Much of the post was, admittedly, background. So, good point - perhaps some more detail is appropriate.

Been retired for two years. 2M in IRA, 300K in Roth IRA, 2.5M in non-tax advantaged accounts, military retirement, megacorp retirement, income from paid-for rental properties (worth about 600K total), small paid-for home. Annual expenses in the 150K range with some travel. Continuing to fund future grandchildren through 529 contributions.

Not concerned about the bracket, actually - was thinking out loud - can't see a way to avoid 32% bracket given the income, and the future RMDs.

Risk averse only to the point where it doesn't make sense to be too too conservative - we have been reallocating tax advantaged accounts to a bit more bonds now - maybe in the 70-30 range, with some international exposure - a bit high on equities, but I think our income level gives us some pad.

The non-tax advantaged holdings are pretty much all equity based, with about 500K in MMF (included in the 2.5) ready to buy a nicer house.

I like the logic of waiting till 70 to maximize for spouse, on the other hand, we have assets and other income (assuming she outlives me, she would get 50% of military and mega corp pensions, and 100% of the rental income) sufficient to ensure not change in standard of living. This said, I also like the logic of getting a smaller amount now, AA'ing it to where it at least crosses the curve on 70 year social security income level.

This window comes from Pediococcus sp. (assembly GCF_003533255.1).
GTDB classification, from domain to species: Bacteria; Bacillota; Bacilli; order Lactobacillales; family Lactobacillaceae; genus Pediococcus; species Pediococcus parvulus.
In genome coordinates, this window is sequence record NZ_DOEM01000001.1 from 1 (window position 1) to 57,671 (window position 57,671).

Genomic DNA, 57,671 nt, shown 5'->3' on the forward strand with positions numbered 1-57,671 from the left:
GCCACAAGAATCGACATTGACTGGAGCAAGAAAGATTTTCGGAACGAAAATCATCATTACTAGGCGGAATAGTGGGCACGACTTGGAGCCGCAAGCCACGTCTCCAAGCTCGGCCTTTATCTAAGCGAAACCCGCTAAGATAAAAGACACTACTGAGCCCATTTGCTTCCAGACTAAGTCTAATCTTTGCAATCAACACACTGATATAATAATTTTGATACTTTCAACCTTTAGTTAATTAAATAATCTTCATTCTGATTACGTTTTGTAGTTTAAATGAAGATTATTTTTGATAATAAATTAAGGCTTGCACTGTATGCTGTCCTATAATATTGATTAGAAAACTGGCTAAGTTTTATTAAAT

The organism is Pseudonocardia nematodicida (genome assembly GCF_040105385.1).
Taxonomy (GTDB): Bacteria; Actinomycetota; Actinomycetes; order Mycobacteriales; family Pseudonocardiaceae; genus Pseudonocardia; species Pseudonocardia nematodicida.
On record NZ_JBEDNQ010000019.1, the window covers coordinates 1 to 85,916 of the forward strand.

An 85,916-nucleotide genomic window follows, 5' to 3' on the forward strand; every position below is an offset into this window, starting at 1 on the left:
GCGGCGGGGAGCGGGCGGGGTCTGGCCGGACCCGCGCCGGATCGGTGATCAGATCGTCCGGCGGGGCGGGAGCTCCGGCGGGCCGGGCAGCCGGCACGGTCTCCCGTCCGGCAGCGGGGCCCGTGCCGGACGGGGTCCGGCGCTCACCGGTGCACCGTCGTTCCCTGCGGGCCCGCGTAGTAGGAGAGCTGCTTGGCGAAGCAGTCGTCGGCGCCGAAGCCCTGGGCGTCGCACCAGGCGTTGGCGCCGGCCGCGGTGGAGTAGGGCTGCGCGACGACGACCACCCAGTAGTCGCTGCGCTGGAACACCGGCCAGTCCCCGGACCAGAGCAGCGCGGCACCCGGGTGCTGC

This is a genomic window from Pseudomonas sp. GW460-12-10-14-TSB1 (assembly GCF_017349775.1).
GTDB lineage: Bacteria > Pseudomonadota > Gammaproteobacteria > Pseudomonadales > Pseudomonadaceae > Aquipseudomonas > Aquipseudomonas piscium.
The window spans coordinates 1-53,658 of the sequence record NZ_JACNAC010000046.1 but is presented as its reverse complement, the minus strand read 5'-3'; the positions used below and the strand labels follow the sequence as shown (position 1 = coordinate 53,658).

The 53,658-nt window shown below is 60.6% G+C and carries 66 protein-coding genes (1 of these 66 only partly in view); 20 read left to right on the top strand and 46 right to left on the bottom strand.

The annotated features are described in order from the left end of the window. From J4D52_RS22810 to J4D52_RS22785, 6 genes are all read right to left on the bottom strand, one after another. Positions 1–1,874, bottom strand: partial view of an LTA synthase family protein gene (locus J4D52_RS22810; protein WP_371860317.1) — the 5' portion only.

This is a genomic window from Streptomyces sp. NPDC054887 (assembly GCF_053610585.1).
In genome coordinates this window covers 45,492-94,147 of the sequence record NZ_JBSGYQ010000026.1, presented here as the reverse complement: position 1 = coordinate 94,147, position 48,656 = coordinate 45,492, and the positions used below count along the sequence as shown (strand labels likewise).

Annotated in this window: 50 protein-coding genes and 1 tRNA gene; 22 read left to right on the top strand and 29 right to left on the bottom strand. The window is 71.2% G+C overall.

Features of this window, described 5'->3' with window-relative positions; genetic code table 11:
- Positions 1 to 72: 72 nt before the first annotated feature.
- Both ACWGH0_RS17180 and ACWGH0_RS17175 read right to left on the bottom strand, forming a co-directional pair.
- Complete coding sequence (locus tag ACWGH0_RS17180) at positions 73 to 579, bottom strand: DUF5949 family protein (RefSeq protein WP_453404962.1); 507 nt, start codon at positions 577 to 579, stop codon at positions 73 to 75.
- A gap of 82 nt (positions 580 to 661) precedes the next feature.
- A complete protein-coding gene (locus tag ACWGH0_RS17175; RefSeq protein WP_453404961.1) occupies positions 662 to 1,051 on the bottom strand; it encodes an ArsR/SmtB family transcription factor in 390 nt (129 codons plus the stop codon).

I know lots has been written on this - longevity, psychology, etc ... my own sense is that it doesn't matter much in our case - if we AA the SS income each month, till about 70, we may be close to waiting to 70 or so. We can then decide how to address the AA'd amount.

Yeah - some rambling, but have about a year to think about it till FRA time at 66.
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Old 05-03-2019, 12:26 PM   #5
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I would consider delaying SS so that you could convert some of your IRA into a Roth IRA before you have to take RMDs which will inevitably force you into a higher tax bracket.

Check out iORP for different scenarios about how to optimize your withdrawals.
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Old 05-03-2019, 06:35 PM   #6
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I'm in the camp that says take SS early only if you need it; otherwise wait to 70 to maximize survivor benefit. Since you have $250k/yr coming in and only $150k going out, you don't need it now. Maybe oversimplifying, but that's my quick take.
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Old 05-07-2019, 08:54 AM   #7
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I’m gonna be in 24% bracket in 2019 ... not sure the SS income is gonna bump me another bracket.

Opensocialsecurity.com says combined spouse and I $868k at FRA plus 18 months and $860k at FRA of 66 ... she is two months younger and does not have enough credits to qualify on her own.